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This PC infected?


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#1 WilliamJV

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Posted 24 December 2011 - 02:49 PM

Hello,

I am pretty sure the PC I am working on is still infected. A friend asked me to help fix this, but it has gone beyond my knowledge.
It is a Dell Inspiron 530 with Windows XP 64bit.

She noticed the anti-virus program had been out of date for some time. She installed Avast, ran a scan, cleaned files, then it BSOD. After a reboot it was unable to go into windows at all.
That is the point where I received it. I booted up with Ubuntu Live CD ran ClamTK cleaned 10 infected files, rebooted into windows repair mode, restored to a previous restore point.
Booted up into windows. Ran cClean, malware bytes, uninstalled Trend Micro Security suite which was not working.

Attempted to install MSE & AVG AntiVirus. Both tell me unable to access windows installer. The service is running and I attempted this fix by microsoft http://support.microsoft.com/kb/2642495

I even upgraded from Vista SP1 to Vista SP2 and still no success.

Any help would be much appreciated. I have already backed up all the files to an external drive. My next course of action if I cannot fix this is to run a complete restore from the dell partition.

Thanks,
Bill

Edit: I managed to run a quick scan on symantec's website and it looks like an infection on just the little bit I was able to scan. Here is a copy of the results, but any help on what I should do would be very helpful.

C:\Windows\Temp\ngehvn\setup.exe is infected with Suspicious.IRCBot
C:\Windows\SysWOW64\73j3FpS.com is infected with Suspicious.IRCBot
C:\Windows\SysWOW64\FastUserSwitchingCompatibilityex.dll is infected with Backdoor.Trojan
C:\Windows\system64\consrv.dll is infected with Trojan.Gen.2
C:\Windows\System32\73j3FpS.com is infected with Suspicious.IRCBot
C:\Windows\System32\FastUserSwitchingCompatibilityex.dll is infected with Backdoor.Trojan

Edited by WilliamJV, 24 December 2011 - 03:56 PM.


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#2 boopme

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Posted 25 December 2011 - 12:26 AM

Hello, something to consider first.
IMPORTANT NOTE: One or more of the identified infections is a backdoor Trojan. Backdoor Trojans, Botnets, and IRCBots are very dangerous because they compromise system integrity by making changes that allow it to be used by the attacker for malicious purposes. They can disable your anti-virus and security tools to prevent detection and removal. Remote attackers use backdoors as a means of accessing and taking control of a computer that bypasses security mechanisms. This type of exploit allows them to steal sensitive information like passwords, personal and financial data which is then sent back to the hacker. Read Danger: Remote Access Trojans.

You should disconnect the computer from the Internet and from any networked computers until it is cleaned. If your computer was used for online banking, has credit card information or other sensitive data on it, all passwords should be changed immediately to include those used for banking, email, eBay, paypal and any online activities which require a username and password. You should consider them to be compromised and change passwords from a clean computer, not the infected one. If not, an attacker may get the new passwords and transaction information. Banking and credit card institutions should be notified immediately of the possible security breach. Failure to notify your financial institution and local law enforcement can result in refusal to reimburse funds lost due to fraud or similar criminal activity. If using a router, you need to reset it with a strong logon/password so the malware cannot gain control before connecting again.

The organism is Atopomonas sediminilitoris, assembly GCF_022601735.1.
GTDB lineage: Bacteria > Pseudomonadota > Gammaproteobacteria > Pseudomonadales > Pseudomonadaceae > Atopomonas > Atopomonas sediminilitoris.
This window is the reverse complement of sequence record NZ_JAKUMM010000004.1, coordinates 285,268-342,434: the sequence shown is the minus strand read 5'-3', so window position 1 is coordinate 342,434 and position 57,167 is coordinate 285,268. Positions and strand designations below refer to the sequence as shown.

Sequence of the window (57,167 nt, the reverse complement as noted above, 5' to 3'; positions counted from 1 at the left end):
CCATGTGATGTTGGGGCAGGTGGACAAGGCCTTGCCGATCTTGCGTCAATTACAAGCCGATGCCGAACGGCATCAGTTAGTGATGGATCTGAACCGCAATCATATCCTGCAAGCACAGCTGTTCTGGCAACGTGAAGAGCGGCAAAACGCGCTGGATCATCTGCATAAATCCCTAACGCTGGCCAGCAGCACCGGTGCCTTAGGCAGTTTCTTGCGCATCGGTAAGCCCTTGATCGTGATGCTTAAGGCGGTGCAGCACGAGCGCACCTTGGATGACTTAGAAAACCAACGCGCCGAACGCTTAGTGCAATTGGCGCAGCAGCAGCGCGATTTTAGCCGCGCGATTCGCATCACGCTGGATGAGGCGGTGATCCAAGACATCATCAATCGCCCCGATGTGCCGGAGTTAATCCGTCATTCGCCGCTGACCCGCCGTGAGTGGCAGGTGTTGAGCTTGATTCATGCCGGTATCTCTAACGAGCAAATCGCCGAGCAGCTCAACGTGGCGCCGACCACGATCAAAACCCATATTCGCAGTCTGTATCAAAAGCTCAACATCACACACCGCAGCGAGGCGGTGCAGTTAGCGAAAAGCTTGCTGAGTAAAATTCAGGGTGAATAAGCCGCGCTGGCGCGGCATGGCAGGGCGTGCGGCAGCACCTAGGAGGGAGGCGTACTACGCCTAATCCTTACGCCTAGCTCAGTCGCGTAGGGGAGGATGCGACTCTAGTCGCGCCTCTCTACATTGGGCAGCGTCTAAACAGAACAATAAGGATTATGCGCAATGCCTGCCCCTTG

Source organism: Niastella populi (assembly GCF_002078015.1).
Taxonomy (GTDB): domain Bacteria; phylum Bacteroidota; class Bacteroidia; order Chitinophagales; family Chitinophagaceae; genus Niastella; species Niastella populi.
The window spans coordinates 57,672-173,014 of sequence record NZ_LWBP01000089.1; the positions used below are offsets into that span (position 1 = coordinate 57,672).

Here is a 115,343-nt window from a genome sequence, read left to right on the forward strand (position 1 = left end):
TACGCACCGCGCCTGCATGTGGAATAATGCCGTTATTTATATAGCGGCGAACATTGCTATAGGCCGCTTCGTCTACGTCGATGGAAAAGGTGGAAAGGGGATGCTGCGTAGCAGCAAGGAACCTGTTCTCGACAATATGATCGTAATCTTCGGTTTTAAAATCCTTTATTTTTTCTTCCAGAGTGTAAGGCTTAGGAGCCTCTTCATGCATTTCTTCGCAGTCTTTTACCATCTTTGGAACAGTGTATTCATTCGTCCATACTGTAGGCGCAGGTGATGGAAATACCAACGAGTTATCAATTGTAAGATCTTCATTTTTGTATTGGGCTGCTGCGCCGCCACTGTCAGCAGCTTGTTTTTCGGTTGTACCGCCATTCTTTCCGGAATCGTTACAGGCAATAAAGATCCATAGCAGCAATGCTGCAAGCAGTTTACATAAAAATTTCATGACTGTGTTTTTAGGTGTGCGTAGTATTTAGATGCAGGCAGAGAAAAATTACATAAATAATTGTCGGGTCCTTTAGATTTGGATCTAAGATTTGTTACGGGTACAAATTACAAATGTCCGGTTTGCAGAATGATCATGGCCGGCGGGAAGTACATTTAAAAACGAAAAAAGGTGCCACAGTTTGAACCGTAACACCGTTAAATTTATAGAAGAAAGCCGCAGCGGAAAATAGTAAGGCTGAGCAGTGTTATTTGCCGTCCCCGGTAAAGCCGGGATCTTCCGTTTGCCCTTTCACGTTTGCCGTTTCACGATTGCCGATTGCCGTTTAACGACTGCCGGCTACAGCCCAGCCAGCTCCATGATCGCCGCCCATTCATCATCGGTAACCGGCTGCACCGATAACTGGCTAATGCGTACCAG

Although the infection has been identified and may be removed, your machine has likely been compromised and there is no way to be sure the computer can ever be trusted again. It is dangerous and incorrect to assume the computer is secure even if the malware appears to have been removed. In some instances an infection may have caused so much damage to your system that it cannot be successfully cleaned or repaired. The malware may leave so many remnants behind that security tools cannot find them. Many experts in the security community believe that once infected with this type of malware, the best course of action is to wipe the drive clean, reformat and reinstall the OS. Please read:

Whenever a system has been compromised by a backdoor payload, it is impossible to know if or how much the backdoor has been used to affect your system...There are only a few ways to return a compromised system to a confident security configuration. These include:
• Reimaging the system
• Restoring the entire system using a full system backup from before the backdoor infection
• Reformatting and reinstalling the system

Backdoors and What They Mean to You

This is what Jesper M. Johansson at Microsoft TechNet has to say: Help: I Got Hacked. Now What Do I Do?.

The only way to clean a compromised system is to flatten and rebuild. That’s right. If you have a system that has been completely compromised, the only thing you can do is to flatten the system (reformat the system disk) and rebuild it from scratch (reinstall Windows and your applications).


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